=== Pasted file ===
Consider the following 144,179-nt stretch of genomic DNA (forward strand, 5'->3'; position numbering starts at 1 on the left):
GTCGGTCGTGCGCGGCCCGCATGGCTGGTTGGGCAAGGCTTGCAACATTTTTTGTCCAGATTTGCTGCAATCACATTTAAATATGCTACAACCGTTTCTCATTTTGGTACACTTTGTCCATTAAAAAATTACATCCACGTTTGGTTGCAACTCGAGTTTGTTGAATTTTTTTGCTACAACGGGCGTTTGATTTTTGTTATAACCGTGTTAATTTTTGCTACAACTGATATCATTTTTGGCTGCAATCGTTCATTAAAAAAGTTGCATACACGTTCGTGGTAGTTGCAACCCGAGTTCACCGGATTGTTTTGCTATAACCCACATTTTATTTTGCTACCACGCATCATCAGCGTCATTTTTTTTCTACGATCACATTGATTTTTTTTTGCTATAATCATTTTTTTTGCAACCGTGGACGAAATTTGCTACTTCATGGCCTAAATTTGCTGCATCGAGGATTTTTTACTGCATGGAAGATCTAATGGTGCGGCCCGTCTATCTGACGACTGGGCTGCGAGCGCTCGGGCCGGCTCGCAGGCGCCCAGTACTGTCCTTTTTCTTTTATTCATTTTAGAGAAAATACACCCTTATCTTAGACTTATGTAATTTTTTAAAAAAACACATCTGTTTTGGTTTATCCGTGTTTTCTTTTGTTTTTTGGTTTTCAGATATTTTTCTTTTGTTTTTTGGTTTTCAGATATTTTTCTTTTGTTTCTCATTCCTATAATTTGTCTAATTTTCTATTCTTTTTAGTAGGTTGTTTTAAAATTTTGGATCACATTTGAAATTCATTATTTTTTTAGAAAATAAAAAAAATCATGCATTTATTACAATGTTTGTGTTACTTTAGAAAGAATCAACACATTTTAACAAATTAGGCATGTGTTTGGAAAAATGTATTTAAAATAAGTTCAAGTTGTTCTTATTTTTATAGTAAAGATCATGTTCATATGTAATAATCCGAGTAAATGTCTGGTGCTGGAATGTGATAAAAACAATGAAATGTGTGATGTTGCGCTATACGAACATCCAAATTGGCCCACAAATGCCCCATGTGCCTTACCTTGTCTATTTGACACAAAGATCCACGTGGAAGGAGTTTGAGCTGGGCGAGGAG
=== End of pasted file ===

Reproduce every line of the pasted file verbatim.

Consider the following 144,179-nt stretch of genomic DNA (forward strand, 5'->3'; position numbering starts at 1 on the left):
GTCGGTCGTGCGCGGCCCGCATGGCTGGTTGGGCAAGGCTTGCAACATTTTTTGTCCAGATTTGCTGCAATCACATTTAAATATGCTACAACCGTTTCTCATTTTGGTACACTTTGTCCATTAAAAAATTACATCCACGTTTGGTTGCAACTCGAGTTTGTTGAATTTTTTTGCTACAACGGGCGTTTGATTTTTGTTATAACCGTGTTAATTTTTGCTACAACTGATATCATTTTTGGCTGCAATCGTTCATTAAAAAAGTTGCATACACGTTCGTGGTAGTTGCAACCCGAGTTCACCGGATTGTTTTGCTATAACCCACATTTTATTTTGCTACCACGCATCATCAGCGTCATTTTTTTTCTACGATCACATTGATTTTTTTTTGCTATAATCATTTTTTTTGCAACCGTGGACGAAATTTGCTACTTCATGGCCTAAATTTGCTGCATCGAGGATTTTTTACTGCATGGAAGATCTAATGGTGCGGCCCGTCTATCTGACGACTGGGCTGCGAGCGCTCGGGCCGGCTCGCAGGCGCCCAGTACTGTCCTTTTTCTTTTATTCATTTTAGAGAAAATACACCCTTATCTTAGACTTATGTAATTTTTTAAAAAAACACATCTGTTTTGGTTTATCCGTGTTTTCTTTTGTTTTTTGGTTTTCAGATATTTTTCTTTTGTTTTTTGGTTTTCAGATATTTTTCTTTTGTTTCTCATTCCTATAATTTGTCTAATTTTCTATTCTTTTTAGTAGGTTGTTTTAAAATTTTGGATCACATTTGAAATTCATTATTTTTTTAGAAAATAAAAAAAATCATGCATTTATTACAATGTTTGTGTTACTTTAGAAAGAATCAACACATTTTAACAAATTAGGCATGTGTTTGGAAAAATGTATTTAAAATAAGTTCAAGTTGTTCTTATTTTTATAGTAAAGATCATGTTCATATGTAATAATCCGAGTAAATGTCTGGTGCTGGAATGTGATAAAAACAATGAAATGTGTGATGTTGCGCTATACGAACATCCAAATTGGCCCACAAATGCCCCATGTGCCTTACCTTGTCTATTTGACACAAAGATCCACGTGGAAGGAGTTTGAGCTGGGCGAGGAG